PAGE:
A leap too far: Stefanie Reid denied gold despite breaking Paralympic record – twice

Long jumper gracious in defeat as quirk of points system leaves her in second place

In one of the Paralympics' near inevitable idiosyncrasies, Great Britain's Stefanie Reid leapt almost a metre further than her nearest rival in the long jump final, breaking the Paralympic record twice along the way, and yet she won only the silver medal. Australian Kelly Cartwright took gold.

The final grouped together the F42 and F44 categories. Reid has one leg amputated below the knee, the Australian above the knee, with different points systems used to rank their jumps. The situation only arises because there aren't enough competitors to hold the two finals separately.

Cartwright jumped 4.38m, giving her a points score of 1,030. Reid jumped 5.28m, a lifetime best, but this equated to only 1,023 points, leaving her in second place.

"It's obviously quite a controversial area and it is really disappointing that they chose to combine the events on a points system," said Reid. "It's tough, but now is not the time to get upset about it. Kelly was a great competitor and jumped amazingly and deserves it. Hopefully, in the future it will be reviewed again but I think today is just about celebrating.

"My emotion was of disappointment. But I realised these Games are about inspiration and legacy. Today you saw an amazing group of confident females who have disabilities. It was really beautiful."

It was nevertheless a remarkable comeback for Reid, who suffered a stress fracture to her back last autumn and missed almost the whole season. She was favourite before the competition, but still has the 100m and 200m sprints to come, where she may yet win more medals.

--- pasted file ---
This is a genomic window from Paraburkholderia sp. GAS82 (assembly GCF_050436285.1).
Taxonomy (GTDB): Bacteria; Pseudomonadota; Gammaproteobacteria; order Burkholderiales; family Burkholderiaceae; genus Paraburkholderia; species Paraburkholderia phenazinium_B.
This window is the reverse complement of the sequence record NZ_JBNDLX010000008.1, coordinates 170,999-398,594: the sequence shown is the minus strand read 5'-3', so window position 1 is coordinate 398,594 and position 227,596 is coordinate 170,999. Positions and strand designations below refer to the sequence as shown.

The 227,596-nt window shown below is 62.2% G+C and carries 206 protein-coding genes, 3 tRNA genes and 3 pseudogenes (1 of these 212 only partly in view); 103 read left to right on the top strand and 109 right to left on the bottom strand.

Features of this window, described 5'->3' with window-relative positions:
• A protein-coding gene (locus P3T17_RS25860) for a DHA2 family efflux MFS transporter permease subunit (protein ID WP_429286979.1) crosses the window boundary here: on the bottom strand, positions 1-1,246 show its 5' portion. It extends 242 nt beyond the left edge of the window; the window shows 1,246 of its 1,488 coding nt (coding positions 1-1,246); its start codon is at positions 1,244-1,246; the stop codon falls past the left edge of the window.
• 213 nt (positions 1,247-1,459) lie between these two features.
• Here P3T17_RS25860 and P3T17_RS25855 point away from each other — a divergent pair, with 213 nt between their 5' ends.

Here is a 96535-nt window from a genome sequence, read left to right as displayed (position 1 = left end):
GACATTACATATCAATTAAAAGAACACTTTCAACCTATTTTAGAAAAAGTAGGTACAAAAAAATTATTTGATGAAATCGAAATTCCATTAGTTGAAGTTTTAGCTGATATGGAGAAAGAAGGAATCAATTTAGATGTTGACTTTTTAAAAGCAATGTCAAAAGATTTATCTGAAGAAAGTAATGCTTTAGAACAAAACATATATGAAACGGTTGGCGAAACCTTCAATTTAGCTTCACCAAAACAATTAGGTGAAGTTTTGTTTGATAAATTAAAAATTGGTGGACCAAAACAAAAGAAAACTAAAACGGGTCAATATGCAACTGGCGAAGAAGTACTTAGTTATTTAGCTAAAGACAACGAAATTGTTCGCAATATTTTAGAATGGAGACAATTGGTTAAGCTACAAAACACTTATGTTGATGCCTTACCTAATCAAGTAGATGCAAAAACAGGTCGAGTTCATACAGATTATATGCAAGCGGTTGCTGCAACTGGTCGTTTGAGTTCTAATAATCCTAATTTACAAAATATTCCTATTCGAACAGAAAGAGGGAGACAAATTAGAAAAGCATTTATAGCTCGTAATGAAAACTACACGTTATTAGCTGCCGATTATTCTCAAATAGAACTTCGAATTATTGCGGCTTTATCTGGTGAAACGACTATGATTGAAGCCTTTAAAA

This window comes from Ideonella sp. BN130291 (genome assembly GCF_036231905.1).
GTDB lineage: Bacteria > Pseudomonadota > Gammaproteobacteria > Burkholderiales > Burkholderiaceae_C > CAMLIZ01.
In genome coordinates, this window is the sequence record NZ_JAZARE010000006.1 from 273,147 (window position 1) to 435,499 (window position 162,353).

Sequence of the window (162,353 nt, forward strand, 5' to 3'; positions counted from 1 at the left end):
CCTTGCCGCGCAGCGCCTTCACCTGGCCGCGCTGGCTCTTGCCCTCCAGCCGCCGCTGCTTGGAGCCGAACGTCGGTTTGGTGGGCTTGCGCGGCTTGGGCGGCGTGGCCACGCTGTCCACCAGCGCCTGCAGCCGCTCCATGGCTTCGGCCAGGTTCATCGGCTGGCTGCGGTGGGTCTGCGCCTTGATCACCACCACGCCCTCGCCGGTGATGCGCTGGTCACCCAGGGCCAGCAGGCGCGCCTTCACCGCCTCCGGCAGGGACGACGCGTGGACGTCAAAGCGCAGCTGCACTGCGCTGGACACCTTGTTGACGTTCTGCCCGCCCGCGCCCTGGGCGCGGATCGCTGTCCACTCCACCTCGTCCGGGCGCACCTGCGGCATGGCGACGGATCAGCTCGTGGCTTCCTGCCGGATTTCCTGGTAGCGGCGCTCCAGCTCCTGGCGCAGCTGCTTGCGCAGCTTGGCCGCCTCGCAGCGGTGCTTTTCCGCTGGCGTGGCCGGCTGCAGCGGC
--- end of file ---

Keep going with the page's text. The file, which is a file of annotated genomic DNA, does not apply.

Patrick Jarvis, a Canadian member of the International Paralympic Committee board, admitted at the weekend that "classification is, by its nature, inherently unfair".

"I wouldn't say it's a worry, but classification is what makes us a distinct sport," he said. "What we've tried for is to get it right. At the end of the day, it's as fair as possible both for the overall competition and the integrity and expectations of the individual athletes."

Reid was born in New Zealand to a Glaswegian father and a mother from Darlington, but grew up in Canada. It was here, on holiday on a lake near Toronto aged 16, that she was struck by the propeller of a boat. She lost so much blood she almost died, and ended up losing her right leg below the knee. She won bronze in Beijing four years ago in the 200m, competing for Canada. "People ask if I feel odd having competed for Canada and now for Britain but I just say I feel like a product of the Commonwealth," Reid said in an interview earlier this year.

"I have seriously proud British parents, and as there is a bit of tension between the English and the Scots, they would each try to teach me their own version of history. Their passion for Britain passed down to me."

The captain of her school swimming, basketball and rugby teams, she was just as serious a sportsperson before her accident as she is now. She had planned to go to university in New Zealand and try to make it as a rugby player. She now alternates her life between Loughborough, where she trains, and Dallas, Texas, where her wheelchair racer husband Brent Lakatos works as a software engineer.

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